A penalty stroke can ruin a good round or lose a match. Penalties are, at times, the result of a lack of knowledge about the Rules of Golf. Understanding the Rules of Golf is important for both the competitive and recreational player, and the LGA is a resource for all questions related to rules, tournament administration, tournament formats, course markings, local rules to adopt at your club, and more. For rules questions, please contact us.
Frequently Asked Rules Questions
A: The committee may make a local rule allowing players to use devices that measure or gauge distance only. In the absence of this local rule, distance-measuring devices are prohibited. Devices that measure wind, slope, etc., are never permitted—even if these functions are turned off.
A: Yes. Before making a stroke from anywhere on the course, you may have the flagstick attended, removed or held up to indicate the position of the hole.
A: Under the Rules of Golf, water hazards are defined by yellow stakes and lines, and lateral water hazards are defined by red stakes and lines. Committees mark certain water hazards as lateral water hazards (using red stakes and lines) due to the layout and position of the hazard relative to the course and the hole on which it is serving as an obstacle.
A: Yes. Options “a” and “b” are acceptable options regardless of what type of water hazard it is. Option “c” is only available when taking relief from a lateral water hazard (red stakes and lines). Below are the options for relief from a water or lateral water hazard under Rule 26-1:
OPTION 1: Play a ball as nearly as possible at the spot from which the original ball was last played.
OPTION 2: Drop a ball behind the water hazard, keeping the point at which the original ball last crossed the margin of the water hazard directly between the hole and the spot on which the ball is dropped, with no limit to how far behind the water hazard the ball may be dropped.
OPTION 3: Another option available only if the ball last crossed the margin of a lateral water hazard, drop a ball outside the water hazard within two club-lengths of and not nearer the hole than (i) the point where the original ball last crossed the margin of the water hazard or (ii) a point on the opposite margin of the water hazard equidistant from the hole.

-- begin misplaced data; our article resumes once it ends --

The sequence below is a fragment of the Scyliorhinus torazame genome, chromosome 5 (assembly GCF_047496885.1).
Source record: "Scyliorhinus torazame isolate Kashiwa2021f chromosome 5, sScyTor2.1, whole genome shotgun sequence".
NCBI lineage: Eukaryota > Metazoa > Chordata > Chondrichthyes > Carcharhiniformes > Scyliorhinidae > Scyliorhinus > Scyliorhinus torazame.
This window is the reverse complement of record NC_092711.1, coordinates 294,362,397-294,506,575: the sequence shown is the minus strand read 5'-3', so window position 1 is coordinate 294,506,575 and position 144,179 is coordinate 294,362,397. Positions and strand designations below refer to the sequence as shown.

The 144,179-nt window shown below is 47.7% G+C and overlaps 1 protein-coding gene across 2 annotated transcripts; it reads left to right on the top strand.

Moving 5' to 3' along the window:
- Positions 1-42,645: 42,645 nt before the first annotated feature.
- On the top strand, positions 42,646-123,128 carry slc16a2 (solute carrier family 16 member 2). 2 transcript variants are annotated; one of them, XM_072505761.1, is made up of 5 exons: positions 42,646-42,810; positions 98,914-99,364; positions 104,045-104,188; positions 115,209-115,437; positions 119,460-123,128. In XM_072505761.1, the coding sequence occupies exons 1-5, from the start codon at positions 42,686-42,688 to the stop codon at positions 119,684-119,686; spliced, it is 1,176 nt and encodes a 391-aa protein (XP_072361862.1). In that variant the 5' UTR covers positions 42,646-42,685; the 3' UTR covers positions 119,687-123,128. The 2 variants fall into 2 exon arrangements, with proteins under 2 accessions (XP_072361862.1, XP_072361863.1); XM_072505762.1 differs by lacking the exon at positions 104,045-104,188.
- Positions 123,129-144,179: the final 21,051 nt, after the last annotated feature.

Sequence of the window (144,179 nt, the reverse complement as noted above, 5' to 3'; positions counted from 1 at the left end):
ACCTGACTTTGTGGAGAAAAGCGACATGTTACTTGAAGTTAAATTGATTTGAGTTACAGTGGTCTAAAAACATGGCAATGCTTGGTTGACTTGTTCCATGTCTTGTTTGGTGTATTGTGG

A: No. Exposed tree roots are not abnormal. The committee may not adopt a local rule allowing relief from them.
Q: Do I get free relief from a sprinkler head on the fringe of the putting green if it’s situated directly between my ball and the hole?
A: The answer depends on whether or not the committee has adopted the “Immovable Obstructions Close to the Putting Green” local rule. In the absence of this local rule, you are not entitled to relief if an immovable obstruction (in this case, the sprinkler) interferes on your line of play. If the local rule has been adopted, you are entitled to relief—assuming the sprinkler is within two club lengths of the putting green and the ball is within two club lengths of the sprinkler.
In general, this local rule should only be adopted at courses where the conditions around the putting greens are such that these obstructions interfere with the proper playing of the game.
A: You may share golf balls and other forms of equipment such as towels, gloves, tees, etc. However, you may not share clubs with your opponent or fellow competitor.
Q: After searching for my tee shot for three minutes, can I go back to the tee to play a provisional ball?
A: No. After having gone forward to search for your ball, you may not return to (in this example) the tee to play a “provisional ball.” If you put another ball into play at the spot from which your previous stroke was made, you are deemed to have proceeded under stroke and distance. That ball becomes your ball in play and the original is lost.
A: As long as competitors aren’t playing out of turn to give one of them an advantage, there is no penalty for playing out of turn in stroke. In some cases, it is actually recommended and can greatly speed up play (e.g., “ready golf,” tapping in on the putting green, etc.).
A: The USGA recommends that rakes be left outside bunkers in areas where they are least likely to affect the movement of the ball; however, it is ultimately a matter for the committee to decide.